Turner v. Elliott

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[Civ. No. 16720. Second Dist., Div. Three. May 19, 1949.]

MORLEY B. TURNER et al., Minors, etc., Respondents, v. SIDNEY N. ELLIOTT et al., Appellants.


Spray, Davis & Gould for Appellants.

Edison J. Demler for Respondents.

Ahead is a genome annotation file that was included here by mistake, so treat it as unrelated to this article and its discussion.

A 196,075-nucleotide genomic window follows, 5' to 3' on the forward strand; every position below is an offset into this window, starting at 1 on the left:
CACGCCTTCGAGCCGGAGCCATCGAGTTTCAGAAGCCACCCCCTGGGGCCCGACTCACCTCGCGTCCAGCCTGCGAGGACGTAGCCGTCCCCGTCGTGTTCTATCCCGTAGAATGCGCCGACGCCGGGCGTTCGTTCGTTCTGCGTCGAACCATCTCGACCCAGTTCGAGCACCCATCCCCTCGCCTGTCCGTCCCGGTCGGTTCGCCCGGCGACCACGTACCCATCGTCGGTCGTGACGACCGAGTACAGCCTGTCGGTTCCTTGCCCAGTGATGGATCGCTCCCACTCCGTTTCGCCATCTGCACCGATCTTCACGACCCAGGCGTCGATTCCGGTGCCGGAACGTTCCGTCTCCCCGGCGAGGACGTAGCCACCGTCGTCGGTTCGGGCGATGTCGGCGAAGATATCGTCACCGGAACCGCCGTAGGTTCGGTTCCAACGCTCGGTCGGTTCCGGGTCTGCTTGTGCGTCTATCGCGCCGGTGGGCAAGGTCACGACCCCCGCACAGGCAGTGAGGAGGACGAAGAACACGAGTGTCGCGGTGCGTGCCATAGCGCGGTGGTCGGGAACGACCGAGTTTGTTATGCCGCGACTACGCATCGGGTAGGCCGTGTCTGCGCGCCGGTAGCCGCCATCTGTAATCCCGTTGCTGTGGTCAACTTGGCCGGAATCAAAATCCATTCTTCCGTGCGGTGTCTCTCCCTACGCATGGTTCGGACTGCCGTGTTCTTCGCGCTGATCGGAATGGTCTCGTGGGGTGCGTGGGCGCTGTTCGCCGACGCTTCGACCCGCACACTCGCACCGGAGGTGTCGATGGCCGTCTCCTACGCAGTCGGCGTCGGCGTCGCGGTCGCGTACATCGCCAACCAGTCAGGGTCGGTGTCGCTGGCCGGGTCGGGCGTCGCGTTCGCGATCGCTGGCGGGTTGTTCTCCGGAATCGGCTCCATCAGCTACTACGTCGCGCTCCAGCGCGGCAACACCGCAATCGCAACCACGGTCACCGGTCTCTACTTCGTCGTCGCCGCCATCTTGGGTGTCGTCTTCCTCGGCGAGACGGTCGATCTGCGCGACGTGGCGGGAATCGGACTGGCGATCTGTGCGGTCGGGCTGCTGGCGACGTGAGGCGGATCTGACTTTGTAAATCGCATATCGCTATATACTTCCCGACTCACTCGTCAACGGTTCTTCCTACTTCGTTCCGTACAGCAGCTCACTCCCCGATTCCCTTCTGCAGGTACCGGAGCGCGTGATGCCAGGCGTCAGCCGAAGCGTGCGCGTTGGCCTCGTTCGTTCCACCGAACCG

Sidney N. Elliott and Frank Riga, Jr., appeal from judgments on verdicts which awarded plaintiffs damages for false imprisonment, namely, to Bob L. Butcher $1,000, to George Moore $1,000, and to Morley B. Turner $1,200. Two grounds of appeal are urged by appellants, namely, that the evidence was insufficient to prove that either of the appellants was responsible for the arrests of plaintiffs, and that the amounts of the verdicts were excessive.